Symbolic algebra is something that most of us take for granted today; it’s how we are taught in school from very early on, and it becomes so ingrained in our language that the symbols (and their attached meanings) have started to move out of the realm of mathematics and into our everyday lives, as anyone who has ever used a character-limited media like Twitter knows well.
using = as equal to and != as not equal to
But where did this start? When did the symbol = come to mean “is equal to,” + mean “plus”, and when did the ratio of a circle’s circumference to its diameter get called by the Greek letter pi, and then when did it shift to the actual Greek letter π?
For the answer in English, at least, we have to begin with Robert Recorde. In between being a physician and the administrator of the Bristol mint, Recorde was a mathematician. His first publication, The Grounde of Artes (1543; STC 20797.5), was a basic introduction to arithmetic, written in dialog form, that was enormously popular and was reissued many times, for over a century after his death. Continue Reading →
March 10, 2015
While showing the Researching the Archive seminar some examples of manuscript receipt books a couple of weeks ago (randomly selected after doing a quick “form/genre” in Hamnet on the genre terms “Medical formularies” and “Cookbooks”), I was tickled to come across a section of Folger MS V.a.438 devoted to physiognomical characteristics; that is, an analysis of physical features of the face and head as they relate to a person’s character. The handwriting and orthography are pretty difficult in this ca. 1570 miscellany, so I’ve provided some transcriptions as well as modernized versions, in case you think you might need to get plucking.
It is generally a good thing to hang around with people with straight eyebrows. (Click this, and the other images in the post, to enlarge.)
The first entry describes someone with “strayghte browes”: “he ys good and wyse trewe in harte worde and deed kepe thow in his companye,” or with modern spelling, “he is good and wise, true in heart, word, and deed. Keep thou in his company.” Continue Reading →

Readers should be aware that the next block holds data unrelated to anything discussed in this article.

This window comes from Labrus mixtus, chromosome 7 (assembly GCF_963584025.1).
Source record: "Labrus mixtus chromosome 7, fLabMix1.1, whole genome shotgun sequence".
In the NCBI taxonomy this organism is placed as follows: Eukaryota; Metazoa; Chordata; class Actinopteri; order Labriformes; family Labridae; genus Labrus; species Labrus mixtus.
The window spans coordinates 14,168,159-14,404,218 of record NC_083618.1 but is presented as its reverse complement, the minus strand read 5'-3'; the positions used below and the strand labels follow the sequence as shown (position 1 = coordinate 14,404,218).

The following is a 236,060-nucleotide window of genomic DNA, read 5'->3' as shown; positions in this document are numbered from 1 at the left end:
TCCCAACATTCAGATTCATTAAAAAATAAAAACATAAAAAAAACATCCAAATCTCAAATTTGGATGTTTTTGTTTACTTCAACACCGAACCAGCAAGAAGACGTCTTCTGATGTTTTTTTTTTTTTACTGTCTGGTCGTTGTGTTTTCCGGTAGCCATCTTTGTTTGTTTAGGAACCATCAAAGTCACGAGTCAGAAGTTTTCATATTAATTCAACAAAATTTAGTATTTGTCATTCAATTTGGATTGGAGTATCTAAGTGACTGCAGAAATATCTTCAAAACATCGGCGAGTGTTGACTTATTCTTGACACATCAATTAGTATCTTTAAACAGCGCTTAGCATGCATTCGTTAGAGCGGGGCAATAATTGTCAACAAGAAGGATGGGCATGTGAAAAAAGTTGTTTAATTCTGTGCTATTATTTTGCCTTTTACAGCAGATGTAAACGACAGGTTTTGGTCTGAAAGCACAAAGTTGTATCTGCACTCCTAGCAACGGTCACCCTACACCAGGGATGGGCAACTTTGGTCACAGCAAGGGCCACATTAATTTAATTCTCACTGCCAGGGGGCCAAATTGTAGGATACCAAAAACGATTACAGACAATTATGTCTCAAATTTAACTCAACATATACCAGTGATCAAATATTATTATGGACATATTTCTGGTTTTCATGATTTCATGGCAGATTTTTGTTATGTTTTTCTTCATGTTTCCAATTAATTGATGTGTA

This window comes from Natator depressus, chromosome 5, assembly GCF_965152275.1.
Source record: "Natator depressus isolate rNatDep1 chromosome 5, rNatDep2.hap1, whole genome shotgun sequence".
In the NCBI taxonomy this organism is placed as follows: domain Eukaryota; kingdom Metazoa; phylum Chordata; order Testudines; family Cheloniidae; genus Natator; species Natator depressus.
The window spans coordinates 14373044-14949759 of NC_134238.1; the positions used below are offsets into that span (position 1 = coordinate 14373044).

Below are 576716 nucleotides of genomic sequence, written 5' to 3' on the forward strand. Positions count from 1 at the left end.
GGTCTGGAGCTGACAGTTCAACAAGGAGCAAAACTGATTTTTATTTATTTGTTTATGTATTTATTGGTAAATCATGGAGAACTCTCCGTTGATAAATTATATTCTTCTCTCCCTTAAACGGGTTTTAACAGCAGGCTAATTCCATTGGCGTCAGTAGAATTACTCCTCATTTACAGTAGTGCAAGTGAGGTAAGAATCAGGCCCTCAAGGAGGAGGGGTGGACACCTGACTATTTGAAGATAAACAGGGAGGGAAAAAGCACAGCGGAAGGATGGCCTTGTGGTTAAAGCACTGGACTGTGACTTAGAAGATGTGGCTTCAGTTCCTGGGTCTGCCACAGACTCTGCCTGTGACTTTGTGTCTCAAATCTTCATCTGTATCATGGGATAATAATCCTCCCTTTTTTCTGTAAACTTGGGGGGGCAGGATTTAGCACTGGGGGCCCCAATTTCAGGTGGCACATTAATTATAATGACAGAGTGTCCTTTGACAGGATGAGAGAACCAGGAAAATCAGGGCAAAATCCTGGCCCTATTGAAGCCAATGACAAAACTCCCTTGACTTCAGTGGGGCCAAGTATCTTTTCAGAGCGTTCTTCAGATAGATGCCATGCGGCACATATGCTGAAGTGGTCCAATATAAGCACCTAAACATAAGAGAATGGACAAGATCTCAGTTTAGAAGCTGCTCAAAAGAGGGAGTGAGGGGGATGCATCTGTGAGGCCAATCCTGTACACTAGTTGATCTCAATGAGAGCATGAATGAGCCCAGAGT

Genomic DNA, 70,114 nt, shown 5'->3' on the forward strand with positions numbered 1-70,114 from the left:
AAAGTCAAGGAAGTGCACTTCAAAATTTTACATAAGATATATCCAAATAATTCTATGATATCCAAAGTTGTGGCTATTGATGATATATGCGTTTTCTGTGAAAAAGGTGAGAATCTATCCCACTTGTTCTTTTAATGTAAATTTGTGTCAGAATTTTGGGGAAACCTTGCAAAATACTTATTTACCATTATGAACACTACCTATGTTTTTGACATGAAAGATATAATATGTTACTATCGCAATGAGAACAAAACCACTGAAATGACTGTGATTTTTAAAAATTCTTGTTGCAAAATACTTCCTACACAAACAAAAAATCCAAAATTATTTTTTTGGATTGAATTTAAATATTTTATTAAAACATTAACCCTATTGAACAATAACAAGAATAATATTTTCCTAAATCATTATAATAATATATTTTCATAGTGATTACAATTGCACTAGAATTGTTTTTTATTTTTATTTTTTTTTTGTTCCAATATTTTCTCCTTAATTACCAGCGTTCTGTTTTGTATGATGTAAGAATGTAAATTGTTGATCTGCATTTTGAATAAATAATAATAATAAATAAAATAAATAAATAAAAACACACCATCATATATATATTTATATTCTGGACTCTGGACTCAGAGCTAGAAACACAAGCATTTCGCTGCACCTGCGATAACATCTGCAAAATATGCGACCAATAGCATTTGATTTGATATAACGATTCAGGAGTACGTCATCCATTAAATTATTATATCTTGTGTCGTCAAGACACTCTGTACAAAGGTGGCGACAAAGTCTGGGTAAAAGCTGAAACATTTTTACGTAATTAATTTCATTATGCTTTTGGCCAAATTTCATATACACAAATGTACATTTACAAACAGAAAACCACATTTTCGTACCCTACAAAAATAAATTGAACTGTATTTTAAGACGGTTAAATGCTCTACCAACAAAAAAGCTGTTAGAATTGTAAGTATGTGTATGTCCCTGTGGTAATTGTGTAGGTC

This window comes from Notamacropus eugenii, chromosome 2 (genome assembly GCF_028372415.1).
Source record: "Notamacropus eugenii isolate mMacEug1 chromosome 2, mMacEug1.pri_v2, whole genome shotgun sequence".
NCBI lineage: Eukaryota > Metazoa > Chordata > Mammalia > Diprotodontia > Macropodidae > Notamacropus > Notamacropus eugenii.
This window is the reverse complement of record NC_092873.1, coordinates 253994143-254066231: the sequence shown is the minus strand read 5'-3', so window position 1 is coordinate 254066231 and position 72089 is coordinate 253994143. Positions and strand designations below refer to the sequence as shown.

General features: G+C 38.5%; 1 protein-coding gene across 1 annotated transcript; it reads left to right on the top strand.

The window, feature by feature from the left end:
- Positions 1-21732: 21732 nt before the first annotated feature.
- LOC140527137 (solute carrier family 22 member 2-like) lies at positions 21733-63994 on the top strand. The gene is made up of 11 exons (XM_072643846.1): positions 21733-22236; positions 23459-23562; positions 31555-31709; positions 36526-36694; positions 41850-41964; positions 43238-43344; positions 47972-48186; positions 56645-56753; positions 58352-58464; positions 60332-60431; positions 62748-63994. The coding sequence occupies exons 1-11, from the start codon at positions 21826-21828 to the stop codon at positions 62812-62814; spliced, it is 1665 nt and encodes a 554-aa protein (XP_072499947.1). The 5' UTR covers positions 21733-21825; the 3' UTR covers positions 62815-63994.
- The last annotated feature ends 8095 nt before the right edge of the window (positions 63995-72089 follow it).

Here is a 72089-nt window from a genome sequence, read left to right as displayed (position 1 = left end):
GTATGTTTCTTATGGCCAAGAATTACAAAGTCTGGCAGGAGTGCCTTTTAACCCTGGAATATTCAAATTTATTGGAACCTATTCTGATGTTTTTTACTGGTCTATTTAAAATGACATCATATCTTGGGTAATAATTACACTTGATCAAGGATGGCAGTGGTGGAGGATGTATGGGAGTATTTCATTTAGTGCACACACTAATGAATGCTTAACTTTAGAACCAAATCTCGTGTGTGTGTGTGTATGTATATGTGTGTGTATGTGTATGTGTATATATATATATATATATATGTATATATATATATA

March 5, 2015
A guest post by Claire M. L. Bourne
As a long-term fellow at the Folger Shakespeare Library this year, I have been surveying all the English playbooks in the collection—from 1500 to 1709—in order to understand changing conventions of dramatic typography over the first two centuries of printing plays. This is slow, painstaking work, but it is showing me that early modern typographic experimentation was often keyed to innovations in theatrical performance. I’m interested in how printers, publishers, playwrights, and other agents in the book trade harnessed the capacity of print to account for extra-lexical effects created in the theater by, for example, actors’ voices and bodies, the particularities of stage architecture, the temporality of performance, and new technologies like moveable scenes. In other words, instead of looking to marginalia and readers’ marks to make claims about how plays were read, I am studying how plays were designed to be read.
That said, working systematically through so many plays here has not only yielded vast amounts of data about the typographical arrangements of early modern plays in print; it has also provided access to a corpus of readers’ marks, notes, and emendations, many of which would be difficult to find in a surgical strike on the Folger’s resources given that their presence in these books is not always mentioned in the copy-specific notes in Hamnet, the library’s online catalog. Continue Reading →